TAMPA — Members of the improv comedy group knew the unspoken arrangement: Go along with the persistent sexual advances from the USF instructor who led their club and get special treatment.
Now a University of South Florida Title IX investigation has concluded that, under school policy, former adjunct Nicholas Riggs sexually assaulted one student and sexually harassed at least one other, abusing his position to coerce them. One student called him a "puppet master."
Riggs and his wife, Hannah Prince, then a graduate student, often approached students together, the report found. Over time, consensual sex became murkier as students — male and female — felt manipulated and intimidated under the pressure of Riggs' advances.
The Tampa Bay Times recently obtained the 38-page report, compiled for USF this spring by an outside attorney, Mariah Passarelli of Buchanan Ingersoll & Rooney PC.
In it, Riggs, 31, denied having sex with any USF student besides his wife, who was his student when they met. Reached by phone, he declined to respond to the allegations.
"It's a sensitive issue, and there's a lot of things that have been said in all directions," he said. "I just don't know what to say. These things get pulled out of context quite a bit."
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Barred from teaching at USF, Riggs now runs Spitfire Theater, a small improv comedy venue in St. Petersburg, with his wife. He has also stopped teaching at the University of Tampa, St. Petersburg College, Hillsborough Community College and Florida Southern University. Prince, 25, did not respond to requests for comment.
USF officials said a larger investigation into Riggs' actions continues. A memo from USF's office of diversity, inclusion and equal opportunity said Riggs should be banned from stepping foot on any USF campus.
"As soon as USF became aware of the allegations against Riggs, we immediately began to review the matter," spokesman Adam Freeman said in a statement. "USF values respectful and fair treatment of all members of our community."
For one of Riggs' victims, Passarelli wrote, the harassment "was severe and pervasive enough to have created a sexually hostile education environment. … Under this level of coercion, intimidation and/or duress by Riggs, I do not believe that (the victim) could have given valid sexual consent."
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The first complaint about Riggs came in December 2016, signed a "Concerned (and Angry!) Parent."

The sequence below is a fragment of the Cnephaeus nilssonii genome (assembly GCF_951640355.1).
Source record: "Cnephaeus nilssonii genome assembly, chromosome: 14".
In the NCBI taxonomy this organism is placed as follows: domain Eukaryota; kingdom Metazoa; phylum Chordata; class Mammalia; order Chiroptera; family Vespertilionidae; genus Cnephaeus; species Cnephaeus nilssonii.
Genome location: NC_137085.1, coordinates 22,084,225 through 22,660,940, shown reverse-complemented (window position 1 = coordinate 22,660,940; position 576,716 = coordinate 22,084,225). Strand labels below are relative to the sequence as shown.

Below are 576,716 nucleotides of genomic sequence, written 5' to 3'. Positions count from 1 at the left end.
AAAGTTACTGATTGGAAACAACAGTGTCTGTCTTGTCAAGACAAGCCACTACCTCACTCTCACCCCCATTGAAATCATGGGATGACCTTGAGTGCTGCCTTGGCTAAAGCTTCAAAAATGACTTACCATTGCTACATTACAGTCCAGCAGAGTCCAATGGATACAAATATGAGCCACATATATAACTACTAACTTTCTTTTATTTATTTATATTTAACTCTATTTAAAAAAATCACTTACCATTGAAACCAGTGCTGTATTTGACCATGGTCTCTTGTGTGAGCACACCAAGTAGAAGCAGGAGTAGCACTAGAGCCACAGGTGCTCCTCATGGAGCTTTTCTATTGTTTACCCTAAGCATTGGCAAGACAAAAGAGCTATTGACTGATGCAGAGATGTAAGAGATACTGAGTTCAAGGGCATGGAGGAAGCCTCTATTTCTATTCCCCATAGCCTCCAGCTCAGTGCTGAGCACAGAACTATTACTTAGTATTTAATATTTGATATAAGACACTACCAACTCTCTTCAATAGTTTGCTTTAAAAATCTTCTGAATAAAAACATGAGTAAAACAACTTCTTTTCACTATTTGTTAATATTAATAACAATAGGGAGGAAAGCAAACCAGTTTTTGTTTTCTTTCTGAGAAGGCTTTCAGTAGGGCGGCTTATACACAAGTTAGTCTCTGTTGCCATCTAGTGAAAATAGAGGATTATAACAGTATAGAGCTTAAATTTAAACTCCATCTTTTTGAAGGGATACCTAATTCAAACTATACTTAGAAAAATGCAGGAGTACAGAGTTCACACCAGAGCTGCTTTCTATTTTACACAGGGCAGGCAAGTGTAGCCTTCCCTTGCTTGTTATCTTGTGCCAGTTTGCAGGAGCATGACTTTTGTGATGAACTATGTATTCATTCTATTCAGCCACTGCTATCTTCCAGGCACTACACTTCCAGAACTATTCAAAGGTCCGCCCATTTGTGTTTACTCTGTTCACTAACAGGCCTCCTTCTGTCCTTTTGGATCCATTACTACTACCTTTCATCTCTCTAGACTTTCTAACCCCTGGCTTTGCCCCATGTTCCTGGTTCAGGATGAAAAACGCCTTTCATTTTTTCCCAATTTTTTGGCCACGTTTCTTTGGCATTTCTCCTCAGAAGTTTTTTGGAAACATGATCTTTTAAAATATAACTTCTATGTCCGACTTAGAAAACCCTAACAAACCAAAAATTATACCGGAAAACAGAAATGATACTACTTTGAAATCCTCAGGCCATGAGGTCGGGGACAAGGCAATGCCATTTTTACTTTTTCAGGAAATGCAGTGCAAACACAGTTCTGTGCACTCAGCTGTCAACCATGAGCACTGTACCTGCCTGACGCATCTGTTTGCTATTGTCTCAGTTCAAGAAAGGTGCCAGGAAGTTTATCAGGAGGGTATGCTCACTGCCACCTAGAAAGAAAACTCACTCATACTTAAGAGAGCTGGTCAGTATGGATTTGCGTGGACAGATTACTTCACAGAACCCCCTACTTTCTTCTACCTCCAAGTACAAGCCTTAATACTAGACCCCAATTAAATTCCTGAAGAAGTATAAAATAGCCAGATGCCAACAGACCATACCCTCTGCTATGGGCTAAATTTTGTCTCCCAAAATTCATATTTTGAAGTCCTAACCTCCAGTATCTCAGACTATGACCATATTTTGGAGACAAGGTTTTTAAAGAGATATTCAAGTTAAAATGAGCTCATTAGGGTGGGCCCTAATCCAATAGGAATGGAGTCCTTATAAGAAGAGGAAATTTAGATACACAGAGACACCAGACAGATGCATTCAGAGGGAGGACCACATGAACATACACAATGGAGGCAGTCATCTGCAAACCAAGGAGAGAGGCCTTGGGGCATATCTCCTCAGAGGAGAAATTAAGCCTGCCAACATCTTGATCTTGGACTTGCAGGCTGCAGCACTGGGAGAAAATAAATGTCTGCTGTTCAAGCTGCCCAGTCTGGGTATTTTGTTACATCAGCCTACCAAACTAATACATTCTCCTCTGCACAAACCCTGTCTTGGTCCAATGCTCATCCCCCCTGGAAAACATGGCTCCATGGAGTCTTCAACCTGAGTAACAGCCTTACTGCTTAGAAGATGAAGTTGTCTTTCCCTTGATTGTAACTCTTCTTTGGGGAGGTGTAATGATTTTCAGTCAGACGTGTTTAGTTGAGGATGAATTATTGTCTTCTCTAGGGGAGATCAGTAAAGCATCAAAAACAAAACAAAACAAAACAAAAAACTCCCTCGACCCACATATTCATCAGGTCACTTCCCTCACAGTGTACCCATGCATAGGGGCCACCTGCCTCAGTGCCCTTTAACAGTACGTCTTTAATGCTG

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Days later, a male student filed another complaint, mirroring the first. Passarelli couldn't decisively link them, but they cover the same ground.
The parent said that by 2014, their son's second year doing improv at USF, he became "more withdrawn, and actually angry about being part of the group." Then in 2015, he told the parent he'd had sex with Riggs and Prince together, which he said was a common occurrence in the club.
Technically, Riggs and Prince worked with two groups. Improv@USF was a university organization, and Post Dinner Conversations was not. But the groups were intertwined, and Riggs "picked his favorites" for PDC, the student told Passarelli.
After performances, the student said, Riggs and Prince invited students over for drinks, maybe some marijuana. Guests would talk, play video games and dance until the early hours, sometimes staying overnight.
It became clear that being in Riggs' good graces was key to getting the chance to perform, the student said. Students "who weren't good enough to him or weren't sexy enough to him had to sit and watch," he said.
The student became entangled with the couple in 2014, when he learned they had an open relationship, he said. He confessed to Prince his fear that he'd leave college a virgin, and Prince performed oral sex on him, he said.
"I hear you fooled around with Hannah," Riggs later said, the student recalled. "Do you think you'd ever do it with a guy?"
Saying no might mean losing the chance to be intimate with Prince again, the student feared, so he performed oral sex on Riggs.
From there, the sexual encounters kept coming, the student said, but only with Riggs. He felt like the couple had "pulled a bait-and-switch." Riggs found ways to isolate him, the student said, giving him marijuana and alcohol and pressuring him into oral sex.
Each time, the student told himself "this would be the last time." He would close his eyes, "trying to imagine that it was anybody else."
"I think it would be best for your sake if you didn't tell anybody about this," Riggs told him, the student recalled. Or when the student would resist doing more sexually, he recalled Riggs saying, "Don't you hate it when somebody says no but you know they want to say yes?"